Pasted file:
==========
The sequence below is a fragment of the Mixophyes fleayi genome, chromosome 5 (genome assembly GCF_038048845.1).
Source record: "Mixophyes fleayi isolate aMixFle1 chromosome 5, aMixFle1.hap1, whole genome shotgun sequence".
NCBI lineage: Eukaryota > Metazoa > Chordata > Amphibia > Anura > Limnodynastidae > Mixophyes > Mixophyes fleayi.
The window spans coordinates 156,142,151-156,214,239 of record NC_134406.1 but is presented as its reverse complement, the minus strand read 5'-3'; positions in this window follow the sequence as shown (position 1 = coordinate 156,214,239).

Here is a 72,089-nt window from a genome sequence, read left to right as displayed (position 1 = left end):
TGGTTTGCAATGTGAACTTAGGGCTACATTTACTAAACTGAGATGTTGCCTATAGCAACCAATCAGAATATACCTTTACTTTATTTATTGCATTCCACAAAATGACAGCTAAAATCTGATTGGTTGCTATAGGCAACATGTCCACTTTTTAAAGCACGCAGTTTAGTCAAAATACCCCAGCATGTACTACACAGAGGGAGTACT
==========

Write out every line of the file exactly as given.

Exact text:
The sequence below is a fragment of the Mixophyes fleayi genome, chromosome 5 (genome assembly GCF_038048845.1).
Source record: "Mixophyes fleayi isolate aMixFle1 chromosome 5, aMixFle1.hap1, whole genome shotgun sequence".
NCBI lineage: Eukaryota > Metazoa > Chordata > Amphibia > Anura > Limnodynastidae > Mixophyes > Mixophyes fleayi.
The window spans coordinates 156,142,151-156,214,239 of record NC_134406.1 but is presented as its reverse complement, the minus strand read 5'-3'; positions in this window follow the sequence as shown (position 1 = coordinate 156,214,239).

Here is a 72,089-nt window from a genome sequence, read left to right as displayed (position 1 = left end):
TGGTTTGCAATGTGAACTTAGGGCTACATTTACTAAACTGAGATGTTGCCTATAGCAACCAATCAGAATATACCTTTACTTTATTTATTGCATTCCACAAAATGACAGCTAAAATCTGATTGGTTGCTATAGGCAACATGTCCACTTTTTAAAGCACGCAGTTTAGTCAAAATACCCCAGCATGTACTACACAGAGGGAGTACT